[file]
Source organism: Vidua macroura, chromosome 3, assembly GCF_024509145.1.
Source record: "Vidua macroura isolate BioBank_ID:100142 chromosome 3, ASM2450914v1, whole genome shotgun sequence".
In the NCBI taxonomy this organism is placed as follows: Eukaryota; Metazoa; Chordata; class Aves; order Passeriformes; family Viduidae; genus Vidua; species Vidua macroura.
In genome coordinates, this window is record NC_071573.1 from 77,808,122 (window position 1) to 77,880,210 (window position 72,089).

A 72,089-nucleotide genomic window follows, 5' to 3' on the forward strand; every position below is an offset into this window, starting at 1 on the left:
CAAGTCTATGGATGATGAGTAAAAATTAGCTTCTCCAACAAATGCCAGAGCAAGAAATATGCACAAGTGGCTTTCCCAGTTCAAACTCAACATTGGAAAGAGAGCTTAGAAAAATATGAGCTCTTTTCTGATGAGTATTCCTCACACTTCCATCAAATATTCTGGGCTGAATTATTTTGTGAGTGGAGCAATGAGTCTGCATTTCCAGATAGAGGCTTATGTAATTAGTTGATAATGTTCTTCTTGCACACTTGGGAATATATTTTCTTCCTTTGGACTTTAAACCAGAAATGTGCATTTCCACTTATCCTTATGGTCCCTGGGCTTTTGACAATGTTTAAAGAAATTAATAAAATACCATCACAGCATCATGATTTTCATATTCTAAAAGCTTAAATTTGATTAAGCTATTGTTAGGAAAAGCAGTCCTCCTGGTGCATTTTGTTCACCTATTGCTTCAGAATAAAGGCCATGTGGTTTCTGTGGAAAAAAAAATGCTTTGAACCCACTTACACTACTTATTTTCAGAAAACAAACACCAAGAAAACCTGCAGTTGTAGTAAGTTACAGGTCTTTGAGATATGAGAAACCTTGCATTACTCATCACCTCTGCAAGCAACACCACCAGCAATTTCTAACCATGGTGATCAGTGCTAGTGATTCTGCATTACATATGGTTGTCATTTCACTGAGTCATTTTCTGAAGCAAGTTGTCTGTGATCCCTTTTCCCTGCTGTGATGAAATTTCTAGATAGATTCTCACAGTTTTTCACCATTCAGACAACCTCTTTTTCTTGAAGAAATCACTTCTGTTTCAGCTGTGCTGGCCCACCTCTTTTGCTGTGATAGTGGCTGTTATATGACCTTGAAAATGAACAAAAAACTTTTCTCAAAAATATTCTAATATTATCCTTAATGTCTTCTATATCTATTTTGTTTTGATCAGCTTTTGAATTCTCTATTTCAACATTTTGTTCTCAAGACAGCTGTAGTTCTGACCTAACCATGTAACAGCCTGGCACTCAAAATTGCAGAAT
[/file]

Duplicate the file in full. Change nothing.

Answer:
Source organism: Vidua macroura, chromosome 3, assembly GCF_024509145.1.
Source record: "Vidua macroura isolate BioBank_ID:100142 chromosome 3, ASM2450914v1, whole genome shotgun sequence".
In the NCBI taxonomy this organism is placed as follows: Eukaryota; Metazoa; Chordata; class Aves; order Passeriformes; family Viduidae; genus Vidua; species Vidua macroura.
In genome coordinates, this window is record NC_071573.1 from 77,808,122 (window position 1) to 77,880,210 (window position 72,089).

A 72,089-nucleotide genomic window follows, 5' to 3' on the forward strand; every position below is an offset into this window, starting at 1 on the left:
CAAGTCTATGGATGATGAGTAAAAATTAGCTTCTCCAACAAATGCCAGAGCAAGAAATATGCACAAGTGGCTTTCCCAGTTCAAACTCAACATTGGAAAGAGAGCTTAGAAAAATATGAGCTCTTTTCTGATGAGTATTCCTCACACTTCCATCAAATATTCTGGGCTGAATTATTTTGTGAGTGGAGCAATGAGTCTGCATTTCCAGATAGAGGCTTATGTAATTAGTTGATAATGTTCTTCTTGCACACTTGGGAATATATTTTCTTCCTTTGGACTTTAAACCAGAAATGTGCATTTCCACTTATCCTTATGGTCCCTGGGCTTTTGACAATGTTTAAAGAAATTAATAAAATACCATCACAGCATCATGATTTTCATATTCTAAAAGCTTAAATTTGATTAAGCTATTGTTAGGAAAAGCAGTCCTCCTGGTGCATTTTGTTCACCTATTGCTTCAGAATAAAGGCCATGTGGTTTCTGTGGAAAAAAAAATGCTTTGAACCCACTTACACTACTTATTTTCAGAAAACAAACACCAAGAAAACCTGCAGTTGTAGTAAGTTACAGGTCTTTGAGATATGAGAAACCTTGCATTACTCATCACCTCTGCAAGCAACACCACCAGCAATTTCTAACCATGGTGATCAGTGCTAGTGATTCTGCATTACATATGGTTGTCATTTCACTGAGTCATTTTCTGAAGCAAGTTGTCTGTGATCCCTTTTCCCTGCTGTGATGAAATTTCTAGATAGATTCTCACAGTTTTTCACCATTCAGACAACCTCTTTTTCTTGAAGAAATCACTTCTGTTTCAGCTGTGCTGGCCCACCTCTTTTGCTGTGATAGTGGCTGTTATATGACCTTGAAAATGAACAAAAAACTTTTCTCAAAAATATTCTAATATTATCCTTAATGTCTTCTATATCTATTTTGTTTTGATCAGCTTTTGAATTCTCTATTTCAACATTTTGTTCTCAAGACAGCTGTAGTTCTGACCTAACCATGTAACAGCCTGGCACTCAAAATTGCAGAAT